Nico Rosberg took a perfectly-judged maiden victory at an enthralling Chinese GP that was dominated by tyre strategy.The result made Rosberg the first new winner since Mark Webber took victory in the 2009 German Grand Prix. Read the full news by Matt Beer fro Autosport below. Photo credit to Mercedes AMG Petronas FB.
NICO ROSBERG TAKES COMMANDING MAIDEN F1 WIN IN THE CHINESE GRAND PRIX
Nico Rosberg finally claimed his maiden Formula 1 race victory, and a first win for the modern incarnation of the factory Mercedes team, with a commanding drive in a thrilling Chinese Grand Prix.
The result made Rosberg the first new winner since Mark Webber took victory in the 2009 German Grand Prix. The last triumph for a works Mercedes was back in the 1955 Italian GP with Juan Manuel Fangio.
McLaren duo Jenson Button and Lewis Hamilton completed the podium, ahead of Red Bull’s Mark Webber and Sebastian Vettel.
At a track where he had led only to fade in each of the last two years, Rosberg ensured he stayed at the head of an absorbing race in which myriad tyre strategies played out through a lead pack that sometimes grew to a dozen cars.
Not only did drivers vary between two and three pitstops, but there were huge differences in stint length. Despite Mercedes’ tyre difficulties in the opening two 2012 races, this time the team handled the rubber perfectly – allowing Rosberg to deploy a textbook two-stop strategy and keep himself ahead of most of the action.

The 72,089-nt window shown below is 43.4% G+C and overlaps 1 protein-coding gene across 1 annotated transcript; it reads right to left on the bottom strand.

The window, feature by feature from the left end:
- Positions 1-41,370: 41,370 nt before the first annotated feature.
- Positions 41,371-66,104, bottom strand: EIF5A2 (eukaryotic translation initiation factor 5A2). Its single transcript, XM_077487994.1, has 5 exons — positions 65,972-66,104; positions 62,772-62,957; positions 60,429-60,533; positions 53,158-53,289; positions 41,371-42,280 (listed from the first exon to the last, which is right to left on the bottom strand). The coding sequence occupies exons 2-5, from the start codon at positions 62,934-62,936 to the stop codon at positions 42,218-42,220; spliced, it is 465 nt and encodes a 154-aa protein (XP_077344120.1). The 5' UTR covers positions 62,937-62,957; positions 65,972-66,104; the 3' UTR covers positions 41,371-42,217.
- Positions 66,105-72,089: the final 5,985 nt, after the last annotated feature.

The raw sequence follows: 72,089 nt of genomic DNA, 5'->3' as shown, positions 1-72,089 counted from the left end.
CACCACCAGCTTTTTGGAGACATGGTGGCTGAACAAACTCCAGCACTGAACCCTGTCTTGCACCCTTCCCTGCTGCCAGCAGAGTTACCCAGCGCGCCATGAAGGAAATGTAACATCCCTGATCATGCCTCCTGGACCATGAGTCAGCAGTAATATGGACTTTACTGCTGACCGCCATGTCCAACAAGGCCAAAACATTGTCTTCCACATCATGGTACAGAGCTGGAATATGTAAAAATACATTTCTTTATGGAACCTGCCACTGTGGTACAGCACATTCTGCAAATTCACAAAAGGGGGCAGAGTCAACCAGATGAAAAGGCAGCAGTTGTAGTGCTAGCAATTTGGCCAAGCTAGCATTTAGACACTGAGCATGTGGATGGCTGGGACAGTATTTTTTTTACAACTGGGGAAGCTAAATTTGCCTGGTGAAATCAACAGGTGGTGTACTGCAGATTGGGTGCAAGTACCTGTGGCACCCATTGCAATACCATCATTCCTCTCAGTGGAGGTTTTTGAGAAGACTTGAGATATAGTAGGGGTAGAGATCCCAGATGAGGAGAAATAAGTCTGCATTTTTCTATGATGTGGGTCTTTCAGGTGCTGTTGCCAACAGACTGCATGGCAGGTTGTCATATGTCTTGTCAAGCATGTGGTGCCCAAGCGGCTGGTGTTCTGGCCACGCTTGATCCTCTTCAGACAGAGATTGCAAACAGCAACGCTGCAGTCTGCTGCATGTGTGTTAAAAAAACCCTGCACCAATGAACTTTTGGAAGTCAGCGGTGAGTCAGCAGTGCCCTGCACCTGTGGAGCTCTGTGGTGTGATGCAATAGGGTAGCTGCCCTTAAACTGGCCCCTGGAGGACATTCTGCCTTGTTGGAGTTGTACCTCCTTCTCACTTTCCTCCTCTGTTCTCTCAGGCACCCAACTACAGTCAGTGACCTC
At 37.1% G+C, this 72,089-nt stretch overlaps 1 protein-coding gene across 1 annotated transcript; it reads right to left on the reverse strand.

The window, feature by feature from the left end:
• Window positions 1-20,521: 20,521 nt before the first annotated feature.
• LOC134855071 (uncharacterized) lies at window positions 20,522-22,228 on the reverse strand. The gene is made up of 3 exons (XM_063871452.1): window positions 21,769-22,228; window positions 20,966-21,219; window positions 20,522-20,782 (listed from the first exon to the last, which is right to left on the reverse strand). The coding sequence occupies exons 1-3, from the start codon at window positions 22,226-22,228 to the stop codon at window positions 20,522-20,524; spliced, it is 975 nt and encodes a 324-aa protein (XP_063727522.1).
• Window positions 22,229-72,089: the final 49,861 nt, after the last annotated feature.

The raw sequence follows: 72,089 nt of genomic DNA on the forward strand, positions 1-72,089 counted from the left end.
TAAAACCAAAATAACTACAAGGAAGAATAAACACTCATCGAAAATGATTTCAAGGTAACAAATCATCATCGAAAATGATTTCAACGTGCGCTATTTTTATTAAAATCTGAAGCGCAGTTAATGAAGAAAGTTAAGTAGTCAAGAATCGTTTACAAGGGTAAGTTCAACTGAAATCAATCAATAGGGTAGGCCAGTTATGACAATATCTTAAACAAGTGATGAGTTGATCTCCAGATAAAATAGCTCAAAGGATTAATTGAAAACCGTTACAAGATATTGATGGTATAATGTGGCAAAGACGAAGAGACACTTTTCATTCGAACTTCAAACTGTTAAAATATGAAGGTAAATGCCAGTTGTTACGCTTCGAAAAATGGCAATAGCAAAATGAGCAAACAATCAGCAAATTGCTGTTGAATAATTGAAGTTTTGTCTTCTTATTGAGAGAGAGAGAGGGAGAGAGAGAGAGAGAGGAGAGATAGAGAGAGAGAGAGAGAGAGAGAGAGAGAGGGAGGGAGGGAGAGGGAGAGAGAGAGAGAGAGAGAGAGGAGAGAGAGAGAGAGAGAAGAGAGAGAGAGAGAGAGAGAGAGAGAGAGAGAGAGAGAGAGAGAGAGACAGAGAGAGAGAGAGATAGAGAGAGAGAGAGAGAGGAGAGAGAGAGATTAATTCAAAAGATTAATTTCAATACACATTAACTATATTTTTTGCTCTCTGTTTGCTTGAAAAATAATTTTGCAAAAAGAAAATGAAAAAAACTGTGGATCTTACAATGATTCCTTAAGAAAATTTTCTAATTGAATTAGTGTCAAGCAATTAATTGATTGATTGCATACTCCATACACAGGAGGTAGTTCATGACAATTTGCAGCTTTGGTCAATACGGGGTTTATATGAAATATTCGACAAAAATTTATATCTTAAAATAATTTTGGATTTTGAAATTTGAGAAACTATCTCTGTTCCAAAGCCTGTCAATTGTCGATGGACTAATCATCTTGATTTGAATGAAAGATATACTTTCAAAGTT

The German pulled away from his team-mate Michael Schumacher in the opening laps, soon establishing a four-second lead. Schumacher’s chance to feature in the lead battle then ended when he retired with an incorrectly fitted right-front wheel immediately after his first pitstop.
Button was Rosberg’s main threat thereafter. A great start immediately took him to third, and he was catching Rosberg on a three-stop plan for a while, only for Rosberg’s pace immediately after his final stop to secure his victory even before Button’s lost several seconds with a left rear wheel issue at his final pitstop.
Kimi Raikkonen’s two-stopping Lotus held second going into the closing stages, but trying to do half the race on his third set of tyres proved too optimistic, and he tumbled from second to 14th in just a handful of laps.
Vettel, following a similar strategy, was first to pass Raikkonen, and looked like he might salvage second from his qualifying disaster. He could not hold off the McLarens or Webber with their fresher tyres from a three-stop strategy, with Button getting through five laps from the end and Hamilton and Webber doing likewise amid a thrilling tussle over the last two laps. Webber took fourth despite his first pitstop coming as early as lap six, and two trips off the road – one of which featured a wild flight over the Turn 13 kerbs.
While Raikkonen fell back, his team-mate Romain Grosjean did a two-stop plan with a very long middle stint and was able to battle to sixth, ahead of Williams duo Bruno Senna and Pastor Maldonado.
Erstwhile championship leader Fernando Alonso was ninth for Ferrari, having lost a little ground running off-track trying to pass Maldonado.
Sauber was a factor in this pack but could not repeat its Malaysian heroics. Kamui Kobayashi fell back with a poor start and finished 10th, just ahead of team-mate Sergio Perez, who led for a while on a two-stop plan. Paul di Resta (Force India) and Felipe Massa – who also led for a spell in his Ferrari – followed them home.
Information credit to Autosport.